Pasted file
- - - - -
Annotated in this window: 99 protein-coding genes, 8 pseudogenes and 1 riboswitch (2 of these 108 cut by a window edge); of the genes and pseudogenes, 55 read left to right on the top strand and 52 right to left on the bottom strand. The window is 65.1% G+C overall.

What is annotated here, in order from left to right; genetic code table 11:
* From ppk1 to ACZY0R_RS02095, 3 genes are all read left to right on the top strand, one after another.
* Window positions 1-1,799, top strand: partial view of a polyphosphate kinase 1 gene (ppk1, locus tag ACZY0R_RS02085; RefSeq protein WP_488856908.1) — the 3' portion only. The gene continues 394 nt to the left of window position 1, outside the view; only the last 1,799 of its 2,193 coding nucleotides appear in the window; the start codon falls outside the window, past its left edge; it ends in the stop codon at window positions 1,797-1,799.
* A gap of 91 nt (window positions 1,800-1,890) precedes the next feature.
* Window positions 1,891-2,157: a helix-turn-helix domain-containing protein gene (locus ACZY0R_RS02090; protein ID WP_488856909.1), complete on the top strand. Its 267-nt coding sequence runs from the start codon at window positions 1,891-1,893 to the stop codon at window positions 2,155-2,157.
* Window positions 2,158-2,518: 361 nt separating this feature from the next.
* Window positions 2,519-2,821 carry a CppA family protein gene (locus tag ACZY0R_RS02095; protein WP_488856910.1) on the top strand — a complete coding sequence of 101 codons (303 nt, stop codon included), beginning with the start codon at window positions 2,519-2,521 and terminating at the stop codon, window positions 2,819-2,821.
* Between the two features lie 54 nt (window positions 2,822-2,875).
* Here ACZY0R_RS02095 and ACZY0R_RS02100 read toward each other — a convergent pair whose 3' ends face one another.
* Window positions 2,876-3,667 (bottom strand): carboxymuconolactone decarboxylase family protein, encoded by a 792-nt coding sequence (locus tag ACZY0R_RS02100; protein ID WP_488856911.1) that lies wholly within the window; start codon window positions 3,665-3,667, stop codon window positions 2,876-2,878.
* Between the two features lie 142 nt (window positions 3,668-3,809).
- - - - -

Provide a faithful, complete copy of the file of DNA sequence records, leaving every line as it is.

Annotated in this window: 99 protein-coding genes, 8 pseudogenes and 1 riboswitch (2 of these 108 cut by a window edge); of the genes and pseudogenes, 55 read left to right on the top strand and 52 right to left on the bottom strand. The window is 65.1% G+C overall.

What is annotated here, in order from left to right; genetic code table 11:
* From ppk1 to ACZY0R_RS02095, 3 genes are all read left to right on the top strand, one after another.
* Window positions 1-1,799, top strand: partial view of a polyphosphate kinase 1 gene (ppk1, locus tag ACZY0R_RS02085; RefSeq protein WP_488856908.1) — the 3' portion only. The gene continues 394 nt to the left of window position 1, outside the view; only the last 1,799 of its 2,193 coding nucleotides appear in the window; the start codon falls outside the window, past its left edge; it ends in the stop codon at window positions 1,797-1,799.
* A gap of 91 nt (window positions 1,800-1,890) precedes the next feature.
* Window positions 1,891-2,157: a helix-turn-helix domain-containing protein gene (locus ACZY0R_RS02090; protein ID WP_488856909.1), complete on the top strand. Its 267-nt coding sequence runs from the start codon at window positions 1,891-1,893 to the stop codon at window positions 2,155-2,157.
* Window positions 2,158-2,518: 361 nt separating this feature from the next.
* Window positions 2,519-2,821 carry a CppA family protein gene (locus tag ACZY0R_RS02095; protein WP_488856910.1) on the top strand — a complete coding sequence of 101 codons (303 nt, stop codon included), beginning with the start codon at window positions 2,519-2,521 and terminating at the stop codon, window positions 2,819-2,821.
* Between the two features lie 54 nt (window positions 2,822-2,875).
* Here ACZY0R_RS02095 and ACZY0R_RS02100 read toward each other — a convergent pair whose 3' ends face one another.
* Window positions 2,876-3,667 (bottom strand): carboxymuconolactone decarboxylase family protein, encoded by a 792-nt coding sequence (locus tag ACZY0R_RS02100; protein ID WP_488856911.1) that lies wholly within the window; start codon window positions 3,665-3,667, stop codon window positions 2,876-2,878.
* Between the two features lie 142 nt (window positions 3,668-3,809).